A health promotion fund is used to support the advocacy and implementation of government health-related policies and priorities. The organization or agency that is established to manage the fund is accountable to the government and thus no different from other government agencies.

The source of funding, derived from a surcharge tax on tobacco and alcohol products and collected directly from tobacco and alcohol producers, and its dedication to health promotion fund is the unique component. Without a surcharge tax, governments will have fewer preventative programs and will have to meet increasing health care costs out of general revenue.

The health promotion fund while governed by an independent board or committee is audited by designated government agencies and reports annually to Parliament.

Another way to engage policy makers who oppose a dedicated or surcharge tax to fund health promotion is by asking, “What other alternatives do we have? Either we retain the existing financial process/discipline, which neglects health promotion, and face the consequences of a growing healthcare burden, or we impose a surcharge tax on the industry, with the opportunity to gain additional government revenue to fund health promotion”. In other words, we have to weigh the benefit of improving health and saving lives against preserving financial discipline.

It is important to reinforce that the tax is used to support short-, medium-, and long-term health promotion and tobacco control programmes. As a result, the health and well-being of the public will improve, while health care expenditures will decline over time.

Q: Wouldn’t a surcharge tax place further burdens on the tobacco/alcohol industry?

A: Imposing a surcharge tax, dedicated to health promotion and tobacco control, on products that have harmful health effects to users should be considered a legitimate action taken by a responsible government to improve health and decrease healthcare costs.

It has been demonstrated that the overall impact on the industry is very small, as these are for two highly profitable industries. The amount of additional tax intended for health promotion is only a fraction of the total taxes that the industry pays, and an even smaller fraction of their profit.

Taxes on tobacco and alcohol need to be increased regularly to keep pace with inflation. Any increase in affordability of these products can increase consumption rates, which will result in negative health outcomes.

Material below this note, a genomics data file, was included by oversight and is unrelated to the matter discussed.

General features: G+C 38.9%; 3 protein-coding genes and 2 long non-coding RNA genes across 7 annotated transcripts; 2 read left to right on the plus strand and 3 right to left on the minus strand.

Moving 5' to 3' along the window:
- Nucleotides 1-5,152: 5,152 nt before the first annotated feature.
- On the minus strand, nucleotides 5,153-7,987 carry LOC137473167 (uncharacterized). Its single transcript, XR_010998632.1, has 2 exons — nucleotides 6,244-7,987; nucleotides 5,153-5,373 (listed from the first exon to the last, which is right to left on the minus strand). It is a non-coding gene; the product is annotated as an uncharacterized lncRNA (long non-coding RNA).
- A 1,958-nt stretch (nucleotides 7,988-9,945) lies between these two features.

Q: Many existing funds do not work well, why another one? How can we guarantee that this fund will work?

A: This argument arose in Thailand where there are many types of funds, which are mostly small and are also trying to generate secure funds. Most of these funds are set up within government portfolios, and are created for services or charity purposes. Most of these funds are established by executive order or decree and do not have oversight by the public or other auditing agencies. This potential lack of transparency in the use and administration of many of the existing funds is to be avoided.

Health promotion funds do work. Australia, Switzerland, and Austria are just three examples of countries that have long standing and effective health promotion funds.

The fund should be bound by clear legislation that stipulates:

  1. a) the objectives of the fund
  2. b) the sources of funding
  3. c) the means of administering the fund; and
  4. d) the processes for transparency and accountability.

These specifications ensure the security, transparency, effectiveness, and sustainability of the fund.

Q: Why should tobacco and alcohol tax be used to address problems caused by other risk factors?

A: Tobacco and alcohol taxes are already being used for multiple purposes. Existing tobacco and alcohol taxes go to general revenue, combining with other taxes and government revenue. This general consolidated revenue is then allocated to various government ministries and departments. 

Using these taxes to directly fund health promotion is appropriate. Tobacco and alcohol products impair health, whereas health promotion activities can reduce the harm and improve health.

Q: How do we know the size of the budget for a health promotion fund?

A: Initially, the proposed budget for ThaiHealth was one percent (1%) of the government’s annual health budget. This figure was used as a tactic to convince policy makers to support a health promotion fund.

One percent (1%) of the national health budget may not actually be enough for a robust health promotion programme, but it is sufficient to fund projects aimed at controlling major non communicable disease risk factors. A proposal for a higher percentage of tax can be made, but this has to be balanced against political acceptability.

In 2011, the budget of ThaiHealth was USD100 million, representing only 1.07% of the government’s annual health budget.

Q: What were the arguments that convinced a positive decision in the parliament?